You need to learn as much about your customer as possible.  Every ounce of information available must be passed along for your use, even if it feels like overkill.  And the hard part, you have to treat every customer as if they will not be able to pay and will sour.  It is unfortunate, especially for the customers that are good, and remain good,  we simply do not know.  The credit application must be signed, under penalty of perjury.  The potential customer must believe that you are serious.  If they don’t, if they are unscrupulous, they are looking for signs of weakness.  Make the customer believe THIS IS MY MONEY THAT I AM LOANING YOU.  Remember the wise words of Oscar Wilde“BORROW MONEY FROM A PESSIMIST, THEY DON’T EXPECT IT BACK.”


I don’t mean the contract for the sale of your product but the financing contract.  Yes, a separate one.  Remember, you are a banker now, with one contract for the sale and a separate one for the money.  Actually, consider setting up a financing arm.  GMAC was established to finance the sale of automobiles.  The separate contract lays out the terms of the finance: how much borrowed, terms of repayment,  interest and costs, amount, method and timing of payments and consequences for non-compliance with terms and conditions. In short, your basic promissory note. If you are selling goods, file a UCC1 financing statement.  This gives you a priority lien against the property.  If it is service, the lien, then being more general would apply to all personal property owned.  It won’t collect the money, but it will give a priority in the event things go bad.  The key is treat the sale and thus the financing contract as if it will go bad.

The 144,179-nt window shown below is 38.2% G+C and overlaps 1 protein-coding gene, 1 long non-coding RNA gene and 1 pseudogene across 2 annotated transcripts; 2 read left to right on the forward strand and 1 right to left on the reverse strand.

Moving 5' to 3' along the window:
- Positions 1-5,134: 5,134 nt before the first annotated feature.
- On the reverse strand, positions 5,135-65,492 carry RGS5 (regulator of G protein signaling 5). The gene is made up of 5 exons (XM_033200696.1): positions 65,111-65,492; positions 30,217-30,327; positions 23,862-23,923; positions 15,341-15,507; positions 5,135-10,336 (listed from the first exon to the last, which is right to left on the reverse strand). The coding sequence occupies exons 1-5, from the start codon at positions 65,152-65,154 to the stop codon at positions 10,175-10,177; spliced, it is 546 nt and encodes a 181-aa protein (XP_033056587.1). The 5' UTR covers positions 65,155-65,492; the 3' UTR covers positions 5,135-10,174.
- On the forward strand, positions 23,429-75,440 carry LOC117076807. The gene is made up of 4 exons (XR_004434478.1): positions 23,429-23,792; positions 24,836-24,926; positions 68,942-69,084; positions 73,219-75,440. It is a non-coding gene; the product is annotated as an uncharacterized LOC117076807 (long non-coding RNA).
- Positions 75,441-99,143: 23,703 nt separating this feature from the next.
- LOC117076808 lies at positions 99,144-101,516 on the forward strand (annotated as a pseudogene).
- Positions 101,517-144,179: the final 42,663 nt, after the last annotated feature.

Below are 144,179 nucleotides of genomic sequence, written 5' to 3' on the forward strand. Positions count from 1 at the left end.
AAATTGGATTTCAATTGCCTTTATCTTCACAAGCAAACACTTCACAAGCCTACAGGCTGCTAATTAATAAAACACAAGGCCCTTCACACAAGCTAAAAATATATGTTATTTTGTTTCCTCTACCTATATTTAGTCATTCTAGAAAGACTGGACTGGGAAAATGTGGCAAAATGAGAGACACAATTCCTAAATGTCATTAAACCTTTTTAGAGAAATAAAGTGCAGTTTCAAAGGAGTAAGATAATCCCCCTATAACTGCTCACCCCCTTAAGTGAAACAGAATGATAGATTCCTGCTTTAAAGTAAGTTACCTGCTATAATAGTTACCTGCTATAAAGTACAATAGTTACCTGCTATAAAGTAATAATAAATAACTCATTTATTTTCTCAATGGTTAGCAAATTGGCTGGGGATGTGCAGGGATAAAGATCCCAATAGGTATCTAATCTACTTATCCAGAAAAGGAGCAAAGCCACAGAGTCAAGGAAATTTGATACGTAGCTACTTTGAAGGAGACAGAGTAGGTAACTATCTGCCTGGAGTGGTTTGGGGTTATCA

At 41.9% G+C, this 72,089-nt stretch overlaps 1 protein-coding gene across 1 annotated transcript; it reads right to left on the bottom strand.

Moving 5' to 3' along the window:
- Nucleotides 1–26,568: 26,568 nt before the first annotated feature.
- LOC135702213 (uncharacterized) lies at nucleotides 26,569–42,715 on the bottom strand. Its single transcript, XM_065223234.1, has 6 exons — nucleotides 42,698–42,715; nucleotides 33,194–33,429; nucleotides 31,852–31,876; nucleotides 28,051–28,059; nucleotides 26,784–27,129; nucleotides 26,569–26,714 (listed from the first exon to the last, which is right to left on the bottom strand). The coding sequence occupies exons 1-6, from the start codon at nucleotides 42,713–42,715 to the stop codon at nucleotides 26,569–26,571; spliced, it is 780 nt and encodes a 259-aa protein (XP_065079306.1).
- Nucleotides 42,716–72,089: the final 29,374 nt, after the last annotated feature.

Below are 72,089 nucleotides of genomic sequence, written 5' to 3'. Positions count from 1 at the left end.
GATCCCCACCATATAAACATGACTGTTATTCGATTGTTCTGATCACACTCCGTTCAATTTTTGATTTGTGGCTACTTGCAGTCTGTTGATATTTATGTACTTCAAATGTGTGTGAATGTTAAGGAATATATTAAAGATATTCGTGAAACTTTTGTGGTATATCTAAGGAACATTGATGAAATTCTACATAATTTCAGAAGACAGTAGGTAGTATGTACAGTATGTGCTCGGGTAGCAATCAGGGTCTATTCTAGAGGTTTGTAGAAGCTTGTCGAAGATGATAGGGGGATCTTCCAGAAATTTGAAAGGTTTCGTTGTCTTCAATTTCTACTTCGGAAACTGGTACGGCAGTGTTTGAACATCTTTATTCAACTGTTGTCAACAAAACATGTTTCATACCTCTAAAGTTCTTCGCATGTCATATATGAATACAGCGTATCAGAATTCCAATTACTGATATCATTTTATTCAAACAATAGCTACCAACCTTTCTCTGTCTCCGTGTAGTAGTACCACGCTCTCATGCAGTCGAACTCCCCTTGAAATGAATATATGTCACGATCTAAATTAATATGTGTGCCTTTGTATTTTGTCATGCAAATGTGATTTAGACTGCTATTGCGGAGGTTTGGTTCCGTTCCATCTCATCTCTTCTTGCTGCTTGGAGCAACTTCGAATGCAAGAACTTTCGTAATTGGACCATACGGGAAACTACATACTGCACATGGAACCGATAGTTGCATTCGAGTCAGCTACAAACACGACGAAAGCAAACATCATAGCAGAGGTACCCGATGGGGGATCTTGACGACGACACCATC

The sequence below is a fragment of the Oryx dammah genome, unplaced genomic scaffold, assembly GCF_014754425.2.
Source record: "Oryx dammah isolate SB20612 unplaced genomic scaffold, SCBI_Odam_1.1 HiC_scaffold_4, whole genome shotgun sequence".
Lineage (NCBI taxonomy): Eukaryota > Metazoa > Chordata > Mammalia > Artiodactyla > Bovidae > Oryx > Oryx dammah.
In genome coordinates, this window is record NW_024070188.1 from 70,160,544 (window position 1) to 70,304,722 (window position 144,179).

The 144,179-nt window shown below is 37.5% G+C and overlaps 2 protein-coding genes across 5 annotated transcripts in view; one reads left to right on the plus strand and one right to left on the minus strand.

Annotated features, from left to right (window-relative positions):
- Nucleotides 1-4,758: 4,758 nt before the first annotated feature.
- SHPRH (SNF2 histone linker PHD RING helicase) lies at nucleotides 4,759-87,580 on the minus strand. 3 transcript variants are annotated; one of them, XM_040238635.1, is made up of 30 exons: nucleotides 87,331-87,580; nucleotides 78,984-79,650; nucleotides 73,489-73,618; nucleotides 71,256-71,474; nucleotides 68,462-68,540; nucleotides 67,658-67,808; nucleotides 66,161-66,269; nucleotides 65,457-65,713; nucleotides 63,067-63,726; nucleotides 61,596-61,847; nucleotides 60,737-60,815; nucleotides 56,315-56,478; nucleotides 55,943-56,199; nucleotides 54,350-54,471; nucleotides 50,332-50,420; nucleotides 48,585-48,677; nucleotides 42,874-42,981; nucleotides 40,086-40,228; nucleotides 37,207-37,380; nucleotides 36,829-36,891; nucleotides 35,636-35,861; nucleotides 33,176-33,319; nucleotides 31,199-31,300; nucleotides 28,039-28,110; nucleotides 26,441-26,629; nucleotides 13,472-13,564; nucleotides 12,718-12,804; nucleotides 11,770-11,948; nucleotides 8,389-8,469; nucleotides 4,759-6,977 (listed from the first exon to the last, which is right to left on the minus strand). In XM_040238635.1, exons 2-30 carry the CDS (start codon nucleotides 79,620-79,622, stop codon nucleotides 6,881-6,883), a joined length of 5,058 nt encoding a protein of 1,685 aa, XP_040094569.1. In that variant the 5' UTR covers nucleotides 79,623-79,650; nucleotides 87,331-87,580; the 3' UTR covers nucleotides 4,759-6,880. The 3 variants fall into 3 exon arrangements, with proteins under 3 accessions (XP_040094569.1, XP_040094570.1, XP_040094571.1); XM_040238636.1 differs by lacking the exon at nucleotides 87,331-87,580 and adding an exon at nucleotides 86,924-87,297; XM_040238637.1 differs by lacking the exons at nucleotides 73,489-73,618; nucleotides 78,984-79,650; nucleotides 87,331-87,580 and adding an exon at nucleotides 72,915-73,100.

You have now made your first credit sale.  You are armed with your first promissory note.  Your first payment is 30 days away.  So, we done for the day?  When I started a business many years ago with my two brothers, Scott and Dave, we wanted to be real estate developers.  We started with a couple of unfinished houses, some land  and one complete home on the beach on East Broadway in Milford, Connecticut.  We had a tenant.  Brian was his name.  Dave was in charge of billing.  On the first of the month he pressed the button, an invoice was produced, a stamp licked and Dave would say, “I’m done, let go to the bar.”